But hold, my Muse! whose aukward vesse betrays, Thy want of skill, nor shows the poet's praise; Cease then, and leave some fitter bard to tell How Pope in every strain can write, in every strain excel,



He comes, he comes! bid every bard prepare
The song of triumph, and attend his car.
Great Sheffield's Muse the long procession heads,
And throws a lustre o'er the pomp she leads;
First gives the plan she fir'd him to obtain,
Crowns his gay brow, and shows him how to reign.
Thus young Alcides, by old Chiron taught,
Was form'd for all the miracles he wrought:
Thus Chiron did the youth he taught applaud,
Pleas'd to behold the earnest of a God.
But hark! what shouts, what gathering crouds re-
Unstain'd their praise by any venal voice,


Such as th' ambitious vainly think their due,
When prostitutes, or needy flatterers sue.
And see the chief! before hin laurels borne ;
Trophies from undeserving temples torn :
Here Rage enchain'd reluctant raves; and there
Pale Envy dumb, and sick'ning with despair,
Prone to the Earth she bends her loathing eye,
Weak to support the blaze of majesty.

But what are they that turn the sacred page?
Three lovely virgins, and of equal age;
Intent they read, and all enamour'd seem,
As he that met his likeness in the stream:
The Graces these; and see how they contend,
Who most shall praise, who best shall recommend.

The chariot now the painful steep ascends, The paans cease; thy glorious labour ends. Here fix'd, the bright eternal temple stands, Its prospect an unbounded view commands: Say, wondrous youth, what column wilt thou chuse, What laurel'd arch for thy triumphant Muse? Though each great ancient court thee to his shrine, Though every laurel through the dome be thine, (From the proud epic, down to those that shade The gentler brow of the soft Lesbian maid) Go to the good and just, and awful train, Thy soul's delight, and glory of the fane: While through the Earth thy dear remembrance flies, "Sweet to the world, and grateful to the skies.”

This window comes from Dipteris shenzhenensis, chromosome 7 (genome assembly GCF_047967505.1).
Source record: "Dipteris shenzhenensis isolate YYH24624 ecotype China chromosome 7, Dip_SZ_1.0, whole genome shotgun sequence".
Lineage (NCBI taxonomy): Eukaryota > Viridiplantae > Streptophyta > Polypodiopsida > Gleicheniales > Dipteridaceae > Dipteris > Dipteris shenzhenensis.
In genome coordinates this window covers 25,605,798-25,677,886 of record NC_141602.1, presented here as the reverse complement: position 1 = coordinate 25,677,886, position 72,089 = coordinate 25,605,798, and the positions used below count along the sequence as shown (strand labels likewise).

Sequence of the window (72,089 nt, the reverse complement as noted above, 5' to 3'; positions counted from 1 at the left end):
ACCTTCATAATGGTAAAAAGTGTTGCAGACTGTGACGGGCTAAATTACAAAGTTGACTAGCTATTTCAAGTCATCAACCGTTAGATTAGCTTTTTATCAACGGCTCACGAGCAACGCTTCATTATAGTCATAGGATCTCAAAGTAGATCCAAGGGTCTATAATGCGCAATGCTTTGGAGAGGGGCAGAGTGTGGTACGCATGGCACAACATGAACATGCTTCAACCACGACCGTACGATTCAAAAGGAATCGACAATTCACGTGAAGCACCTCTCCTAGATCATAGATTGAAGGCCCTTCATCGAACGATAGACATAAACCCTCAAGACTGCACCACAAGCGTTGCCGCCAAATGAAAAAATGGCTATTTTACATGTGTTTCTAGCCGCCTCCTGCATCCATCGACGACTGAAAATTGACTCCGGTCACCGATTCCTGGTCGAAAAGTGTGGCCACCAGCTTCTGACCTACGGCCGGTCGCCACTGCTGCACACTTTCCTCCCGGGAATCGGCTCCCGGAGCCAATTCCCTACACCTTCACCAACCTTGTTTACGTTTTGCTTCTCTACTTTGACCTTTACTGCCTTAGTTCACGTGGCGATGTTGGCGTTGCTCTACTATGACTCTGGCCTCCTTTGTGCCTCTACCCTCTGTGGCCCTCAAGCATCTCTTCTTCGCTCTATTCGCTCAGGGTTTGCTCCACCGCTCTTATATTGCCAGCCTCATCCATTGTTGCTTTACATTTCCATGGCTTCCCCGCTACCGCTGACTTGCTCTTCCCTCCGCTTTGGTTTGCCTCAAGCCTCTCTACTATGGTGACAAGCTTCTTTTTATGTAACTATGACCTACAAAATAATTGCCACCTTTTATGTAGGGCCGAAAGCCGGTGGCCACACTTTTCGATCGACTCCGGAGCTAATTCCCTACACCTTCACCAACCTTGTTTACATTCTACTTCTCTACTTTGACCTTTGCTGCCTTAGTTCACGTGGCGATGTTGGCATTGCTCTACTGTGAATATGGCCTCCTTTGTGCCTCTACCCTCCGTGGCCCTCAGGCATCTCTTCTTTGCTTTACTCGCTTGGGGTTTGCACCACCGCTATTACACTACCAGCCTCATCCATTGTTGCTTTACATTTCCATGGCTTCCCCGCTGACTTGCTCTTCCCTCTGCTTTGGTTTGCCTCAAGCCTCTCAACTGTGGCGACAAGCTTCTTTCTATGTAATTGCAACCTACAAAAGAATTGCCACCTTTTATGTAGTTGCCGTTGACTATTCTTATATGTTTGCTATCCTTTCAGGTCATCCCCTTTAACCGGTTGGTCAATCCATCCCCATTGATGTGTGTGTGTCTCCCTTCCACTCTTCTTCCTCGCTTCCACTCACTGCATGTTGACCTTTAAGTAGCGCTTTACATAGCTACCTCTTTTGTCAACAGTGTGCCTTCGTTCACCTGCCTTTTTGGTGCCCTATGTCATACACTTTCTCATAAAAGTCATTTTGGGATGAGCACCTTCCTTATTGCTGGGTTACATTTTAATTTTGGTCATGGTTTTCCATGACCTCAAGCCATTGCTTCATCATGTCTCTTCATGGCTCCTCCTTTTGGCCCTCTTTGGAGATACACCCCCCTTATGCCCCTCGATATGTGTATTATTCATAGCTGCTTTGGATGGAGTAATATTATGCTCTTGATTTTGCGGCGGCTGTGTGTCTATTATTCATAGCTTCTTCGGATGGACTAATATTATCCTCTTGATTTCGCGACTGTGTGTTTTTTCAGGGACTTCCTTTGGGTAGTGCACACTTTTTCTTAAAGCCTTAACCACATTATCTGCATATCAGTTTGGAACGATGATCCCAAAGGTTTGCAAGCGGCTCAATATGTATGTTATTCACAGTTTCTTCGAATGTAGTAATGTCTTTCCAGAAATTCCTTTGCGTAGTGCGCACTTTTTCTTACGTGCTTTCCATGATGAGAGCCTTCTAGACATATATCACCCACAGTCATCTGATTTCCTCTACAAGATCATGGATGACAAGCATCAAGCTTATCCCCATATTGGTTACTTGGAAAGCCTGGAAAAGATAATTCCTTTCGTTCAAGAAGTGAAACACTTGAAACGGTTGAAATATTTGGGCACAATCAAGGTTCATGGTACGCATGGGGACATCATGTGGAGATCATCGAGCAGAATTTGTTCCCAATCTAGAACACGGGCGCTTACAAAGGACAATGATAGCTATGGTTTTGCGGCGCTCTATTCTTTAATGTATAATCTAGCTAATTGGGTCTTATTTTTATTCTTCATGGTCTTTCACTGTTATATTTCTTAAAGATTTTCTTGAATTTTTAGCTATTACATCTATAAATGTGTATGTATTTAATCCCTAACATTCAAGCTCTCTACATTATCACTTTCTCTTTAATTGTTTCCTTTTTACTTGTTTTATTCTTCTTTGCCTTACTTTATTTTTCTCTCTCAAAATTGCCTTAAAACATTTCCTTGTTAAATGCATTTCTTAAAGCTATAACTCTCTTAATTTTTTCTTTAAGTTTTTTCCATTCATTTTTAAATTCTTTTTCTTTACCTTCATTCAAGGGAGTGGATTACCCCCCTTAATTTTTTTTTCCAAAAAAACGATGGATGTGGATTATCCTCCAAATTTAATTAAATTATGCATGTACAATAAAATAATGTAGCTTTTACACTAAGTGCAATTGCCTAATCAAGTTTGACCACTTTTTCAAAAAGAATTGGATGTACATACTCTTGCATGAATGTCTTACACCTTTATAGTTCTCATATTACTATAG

To move the springs of nature as we please;
To think with spirit, but to write with ease;
With living words to warm the conscious heart,
Or please the soul with nicer charms of art;
For this the Grecian soar'd in epic strains,
And softer Maro left the Mantuan plains:
Melodious Spenser felt the lover's fire,
And awful Milton strung his heavenly lyre.

'Tis yours, like these, with curious toil to trace
The powers of language, harmony, and grace;
How Nature's self with living lustre shines,
How judgment strengthens, and how art refines;
How to grow bold with conscious sense of fame,
And force a pleasure which we dare not blame;
To charm us more through negligence than pains,
And give ev'n life and actions to the strains:
Led by some law, whose powerful impulse guides
Each happy stroke, and in the sou! presides;
Some fairer image of perfection given
T' inspire mankind, itself deriv'd from Heaven.

O ever worthy, ever crown'd with praise, Blest in thy life, and blest in all thy lays! Add that the Sisters every thought refine, Or ev'n thy life be faultless as thy line;

Yet Envy still with fiercer rage pursnes,
Obscures the virtue, and defames the Muse.
A soul like thine, in pains, in grief resign'd,
Views with vain scorn the malice of mankind:
Not critics, but their planets, prove unjust;
And are they blam'd who sin because they must?
Yet sure not so must all peruse thy lays:
I cannot rival-and yet dare to praise.
A thousand charms at once my thoughts engage;
Sappho's soft sweetness, Pindar's warmer rage,
Statius' free vigour, Virgil's studious care,
And Homer's force, and Ovid's easier air.